Drexel University (for identification purposes only)

Stephanie Chalupka, RN,  EdD
Worcester State University (for identification purposes only)

Robyn Gilden, PhD, RN
Alliance for Nurses for a Healthy Environment (for identification purposes only)

Solange Gould, DrPH (c), MPH
Public Health Institute (for identification purposes only)

Maggie Grabow, PhD, MPH
University of Wisconsin (for identification purposes only)

Lydia Greiner, APRN
Fairfield University (for identification purposes only)

Andy Harris, MD
Oregon PSR (for identification purposes only)

Robert Harrison, MD, MPH
University of California, San Francisco (for identification purposes only)

Richard Jennings, MD
American Psychiatric Association (for identification purposes only)

Noel Jette
Women’s Mental Health Collective (for identification purposes only)

Adrienne Katner, PhD
Louisiana State University Health Sciences Ctr (for identification purposes only)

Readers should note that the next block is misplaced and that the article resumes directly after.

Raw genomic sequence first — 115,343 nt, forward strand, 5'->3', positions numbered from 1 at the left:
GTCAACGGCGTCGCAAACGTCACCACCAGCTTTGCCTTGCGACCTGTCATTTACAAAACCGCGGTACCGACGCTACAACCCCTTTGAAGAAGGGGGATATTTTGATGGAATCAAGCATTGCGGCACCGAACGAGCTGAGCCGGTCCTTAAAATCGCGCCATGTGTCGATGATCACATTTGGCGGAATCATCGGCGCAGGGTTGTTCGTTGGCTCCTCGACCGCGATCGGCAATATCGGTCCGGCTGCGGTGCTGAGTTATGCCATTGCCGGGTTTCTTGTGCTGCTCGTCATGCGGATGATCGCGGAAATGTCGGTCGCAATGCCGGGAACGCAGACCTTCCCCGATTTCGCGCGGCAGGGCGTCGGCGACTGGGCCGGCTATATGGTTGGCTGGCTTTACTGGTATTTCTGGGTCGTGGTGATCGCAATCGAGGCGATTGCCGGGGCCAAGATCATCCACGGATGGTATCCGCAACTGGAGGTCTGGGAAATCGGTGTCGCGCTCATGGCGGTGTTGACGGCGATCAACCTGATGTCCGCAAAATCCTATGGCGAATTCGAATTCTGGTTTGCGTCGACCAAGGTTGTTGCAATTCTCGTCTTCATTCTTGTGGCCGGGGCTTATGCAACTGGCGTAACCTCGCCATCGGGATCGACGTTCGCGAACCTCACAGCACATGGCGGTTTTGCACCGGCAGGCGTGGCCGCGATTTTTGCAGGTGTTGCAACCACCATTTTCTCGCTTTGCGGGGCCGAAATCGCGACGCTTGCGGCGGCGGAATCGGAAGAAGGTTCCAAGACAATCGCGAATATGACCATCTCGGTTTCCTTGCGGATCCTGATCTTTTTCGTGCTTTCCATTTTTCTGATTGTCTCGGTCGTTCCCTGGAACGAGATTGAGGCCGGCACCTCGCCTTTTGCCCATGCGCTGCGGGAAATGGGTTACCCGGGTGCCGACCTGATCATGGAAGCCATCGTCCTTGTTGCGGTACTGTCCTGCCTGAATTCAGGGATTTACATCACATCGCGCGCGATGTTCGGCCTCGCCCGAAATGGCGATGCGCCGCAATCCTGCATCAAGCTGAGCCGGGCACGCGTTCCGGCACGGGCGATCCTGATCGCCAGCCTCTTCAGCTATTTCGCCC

John Kaufman, MPH
CA Department of Public Health (for identification purposes only)

Nancy Krieger, PhD
Harvard School of Public Health (for identification purposes only)

Gail Lee, RD, REHS, MS
UCSF (for identification purposes only)

Colleen Lynch, MD
Mount Sinai Medical Center (for identification purposes only)

Neil Maizlish, PhD
CA Department of Public Health (for identification purposes only)

Bryon Mal, PhD
University of California-Los Angeles (for identification purposes only)

Michael Martin, MD
University of California, San Francisco (for identification purposes only)

Tim McCalmont, MD
University of California (for identification purposes only)

Ruth McDermott-Levy, PhD, RN
Villanova University (for identification purposes only)

Heather McGuinness, MPH
University of Washington (for identification purposes only)

MaryAnne Mercer, DrPH
University of Washington (for identification purposes only)

Milene Morfei, PhD
Wells College (for identification purposes only)

Thomas Newman, MD, MPH
Department of Epidemiology and Biostatistics and Pediatrics, UCSF (for identification purposes only)

Cora Roelofs, ScD
Tufts University (for identification purposes only)

Kenneth Rosenberg, MD, MPH
Oregon Department of Public Health (for identification purposes only)

Rachel Rubin, MD, MPH
Cook County Department of Public Health (for identification purposes only)

Karin Russ, MS, RN
Collaborative for Health in the Environment (for identification purposes only)

Susan Ryan, PhD, MD